Art LA Contemporary Steps Up Its International Game
The fair proved to be the art world’s equivalent to a Weinstein Oscar bash.
“It’s not what’s missing, but really, what’s no longer missing,” said LA-based dealer Mihai Nicodim at last night’s opening of Art Los Angeles Contemporary held at the Barker Hangar in Santa Monica. Nicodim, who has been a participant at ALAC for five years (the fair has been around for six), finished his thought about what’s ‘no longer missing’: “An audience open to a more international program and a very strong, enthusiastic collector base.”
Nicodim, who brought a group of his artists to the fair this year including Stefania Batoeva, Michiel Ceulers, and Przemek Pyszczek, said the LA fair has become a major destination on the international art circuit. And the effects are noticeable. “We had major sales in the first half-hour: Ceulers, Batoeva, and Boar. It’s a very different attitude from the casual strollers from a few years ago and no longer just locals. Tonight I’ve seen major collectors and curators from London, New York, Paris, and Brussels!” Nicodim, who recently opened a second gallery in Bucharest, Romania, will be opening a new 6,000-square-foot space in LA on March 14, with a show of work by Adrian Ghenie.
The fair (operated by owner, founder, and director Tim Fleming) is undoubtedly a perfect storm of art, collectors, scenesters, and—this being LA—celebs. Tobey Maguire, Ricki Lake, and Fran Drescher all stopped in to shop as a DJ lurked in a corner booth looking like a performance art piece (maybe he was) spinning records that sounded like one constant ambient wine glass composition. The gawk factor was high and texts of who was with whom reached a fever pitch around 7:30 PM. As you walked the aisles, there was a hint of Hermes perfume tainted by the occasional waft of pot smoke trailing a random passerby who had obviously abused the lenient California law on medical marijuana.
Regardless of these Los Angeles trivialities, the ALAC opening proved to be the art world’s equivalent to a Weinstein Oscar bash—a crowd of understated, chic, moneyed, and highly intellectual individuals, for the most part.
“Funnily, the first thing I saw was the best thing I saw,” said Stefan Simchowitz, the collector and patron recently profiled in the New York Times Magazine (see Christopher Glazek Annotates His Stefan Simchowitz Story) and a frequent art-scene agitator. He had arrived early and bought the first thing out of the proverbial gate: a painting of Sharpies by Katherine Bernhardt. “I bought it. $35,000,” he said. “No Discount!”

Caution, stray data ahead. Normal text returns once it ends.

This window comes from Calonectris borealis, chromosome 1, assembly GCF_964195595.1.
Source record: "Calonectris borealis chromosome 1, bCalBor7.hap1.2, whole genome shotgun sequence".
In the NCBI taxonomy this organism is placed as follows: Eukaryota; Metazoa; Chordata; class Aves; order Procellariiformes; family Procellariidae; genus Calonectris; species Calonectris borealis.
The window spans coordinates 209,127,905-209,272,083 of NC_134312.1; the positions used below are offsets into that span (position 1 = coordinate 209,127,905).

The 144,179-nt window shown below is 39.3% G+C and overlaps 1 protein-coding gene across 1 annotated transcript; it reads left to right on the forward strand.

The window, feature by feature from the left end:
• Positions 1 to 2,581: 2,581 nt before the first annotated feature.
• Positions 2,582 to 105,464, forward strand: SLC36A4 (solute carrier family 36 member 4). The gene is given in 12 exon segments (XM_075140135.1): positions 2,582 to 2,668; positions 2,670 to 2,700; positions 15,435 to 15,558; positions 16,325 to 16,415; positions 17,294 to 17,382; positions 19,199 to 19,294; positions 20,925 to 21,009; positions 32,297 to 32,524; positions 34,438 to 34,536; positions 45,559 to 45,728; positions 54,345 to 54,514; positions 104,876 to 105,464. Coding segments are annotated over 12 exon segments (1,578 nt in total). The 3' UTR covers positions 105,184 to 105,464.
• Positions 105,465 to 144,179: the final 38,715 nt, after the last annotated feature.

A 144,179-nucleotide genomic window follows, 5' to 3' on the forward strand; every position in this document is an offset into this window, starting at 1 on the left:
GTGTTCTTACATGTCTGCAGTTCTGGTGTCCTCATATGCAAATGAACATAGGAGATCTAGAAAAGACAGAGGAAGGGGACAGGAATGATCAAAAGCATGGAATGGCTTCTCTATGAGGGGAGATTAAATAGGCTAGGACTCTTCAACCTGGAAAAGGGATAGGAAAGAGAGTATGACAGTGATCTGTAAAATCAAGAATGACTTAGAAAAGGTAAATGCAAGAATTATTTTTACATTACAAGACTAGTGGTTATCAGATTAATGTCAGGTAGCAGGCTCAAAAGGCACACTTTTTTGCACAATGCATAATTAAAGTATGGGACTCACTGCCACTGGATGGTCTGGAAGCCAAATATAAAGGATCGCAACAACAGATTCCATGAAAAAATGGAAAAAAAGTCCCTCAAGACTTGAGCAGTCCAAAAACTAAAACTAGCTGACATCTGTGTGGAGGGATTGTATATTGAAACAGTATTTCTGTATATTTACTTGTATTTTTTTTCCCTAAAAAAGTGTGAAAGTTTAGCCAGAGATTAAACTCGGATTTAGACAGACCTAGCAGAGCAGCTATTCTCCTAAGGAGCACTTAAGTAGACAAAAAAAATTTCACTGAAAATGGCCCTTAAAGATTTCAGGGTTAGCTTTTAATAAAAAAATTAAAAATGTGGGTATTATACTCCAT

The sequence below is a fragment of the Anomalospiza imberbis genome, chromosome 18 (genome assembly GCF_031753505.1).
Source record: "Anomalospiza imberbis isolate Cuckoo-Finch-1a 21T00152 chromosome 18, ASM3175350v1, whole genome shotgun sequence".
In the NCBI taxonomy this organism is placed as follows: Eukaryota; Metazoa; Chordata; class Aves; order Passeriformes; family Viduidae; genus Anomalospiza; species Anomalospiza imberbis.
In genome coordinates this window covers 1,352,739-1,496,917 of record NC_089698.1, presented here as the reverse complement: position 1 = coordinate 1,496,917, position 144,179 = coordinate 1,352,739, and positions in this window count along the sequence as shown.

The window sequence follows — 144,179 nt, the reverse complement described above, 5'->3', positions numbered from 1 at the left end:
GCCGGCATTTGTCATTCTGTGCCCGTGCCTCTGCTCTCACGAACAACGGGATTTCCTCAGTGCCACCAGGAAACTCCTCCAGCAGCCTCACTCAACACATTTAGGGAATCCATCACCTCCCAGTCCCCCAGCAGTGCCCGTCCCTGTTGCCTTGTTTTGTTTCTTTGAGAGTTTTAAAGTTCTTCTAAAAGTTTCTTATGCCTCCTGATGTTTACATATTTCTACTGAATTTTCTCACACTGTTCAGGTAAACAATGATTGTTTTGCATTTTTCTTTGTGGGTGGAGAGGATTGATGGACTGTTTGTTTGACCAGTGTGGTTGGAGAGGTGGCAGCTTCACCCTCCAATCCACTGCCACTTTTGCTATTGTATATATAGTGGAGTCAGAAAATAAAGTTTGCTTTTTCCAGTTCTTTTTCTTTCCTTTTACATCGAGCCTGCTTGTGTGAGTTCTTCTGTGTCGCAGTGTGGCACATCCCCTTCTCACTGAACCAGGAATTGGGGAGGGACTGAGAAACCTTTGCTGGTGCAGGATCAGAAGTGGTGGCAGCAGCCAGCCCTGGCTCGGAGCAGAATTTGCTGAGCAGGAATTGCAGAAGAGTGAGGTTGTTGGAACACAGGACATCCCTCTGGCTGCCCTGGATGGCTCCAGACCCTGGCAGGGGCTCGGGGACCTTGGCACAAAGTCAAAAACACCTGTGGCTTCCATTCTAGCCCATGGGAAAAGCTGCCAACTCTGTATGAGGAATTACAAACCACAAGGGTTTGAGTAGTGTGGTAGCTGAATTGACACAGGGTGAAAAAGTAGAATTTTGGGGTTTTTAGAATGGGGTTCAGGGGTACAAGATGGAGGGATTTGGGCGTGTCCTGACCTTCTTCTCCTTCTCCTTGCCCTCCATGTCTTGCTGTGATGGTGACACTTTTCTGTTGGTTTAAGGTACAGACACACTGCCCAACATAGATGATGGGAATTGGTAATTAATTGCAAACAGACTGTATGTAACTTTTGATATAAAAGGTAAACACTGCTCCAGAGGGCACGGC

There were slightly fewer galleries this year—a total of 65 compared to last year’s 67—and some galleries took bigger booths this time around. But it was a well-balanced playing field for dealers and collectors from LA, New York, and Europe. Collector Mihail Lari, was a first-timer to the fair, and believed there was “an intimacy that allows for a meaningful art experience while still providing a very satisfying mix of galleries.” For Lari, this meant there was time to talk in-depth with dealers and learn about what they had planned for 2015. “The most surprising part of the opening though,” he said, “was how many collectors and curators we ran into who we typically only see in New York or in Miami during the fairs.”
The Hole, Kathy Grayson’s New York gallery, had a number of dynamite works by Danish artist Rose Eken. “The body of work was conceived as a fossil dig at CBGB’s, and it’s arranged sort of anthropologically,” Grayson told artnet News, “so if you were digging up this stuff, it would be arranged like a lost culture.” With Eken’s works ranging from $500 to $3700, Grayson’s prices were some of the most reasonable at the fair. Grayson has been a part of ALAC even before she had set up her gallery. “The first few years was about when Deitch [Projects] closed and Jeffrey moved here,” she said about Jeffrey Deitch’s former New York gallery. “I was on my own and there was a lot of talk—people wanted to come to me as a sounding board on what they thought of Jeffrey; the people who were saying negative things didn’t find a receptive audience in me.”
As expected, there were a few missteps—Michael Benevento’s booth was akin to a curiosity shop of pen-and-ink drawings, sculptural mummies, and mixed media works that made for a bit of schlock-and-awe as opposed to anything overly impressive.
London’s Josh Lilley was back for his third year with a solo installment of works by South African born, London-based painter Carla Busuttil. Busuttil, who creates emotionally charged canvases that are a mix of extreme color and hastily-painted caricatures melded with cherished motifs of African societies, was by far the stand-out artist of the fair. “This year is our best here so far,” said Lilley, “We’ve sold the majority of our works.” It was only 7:20 pm.
Come 9 o’clock as the lights went bright akin to a bar’s last call, gallerists began to look a little worse for wear and the crowd—speaking in a mélange of languages from French to Romanian—was still going full throttle. But let’s remember—the fair is still on for another three days.
Simchowitz, who left early, perhaps best summed up the fair. “Tim Fleming and Alex Couri have managed off fierce competition to once again bring LA the fair to beat for contemporary art,” he told us. “The plucky, charming, and politely fierce duo embody LA’s ‘can do’ spirit where everything is possible out West, that is attracting the great art migration out west. It’s our cultural equivalent of the San Francisco Gold Rush of 1849.”
Highlights: Isaac Resnikoff at Louis B. James, Leo Gabin at Peres Projects, Ann Cathrin November Høibo at Standard (Oslo), Zach Harris at David Kordansky, Matthew Stone at the Hole.
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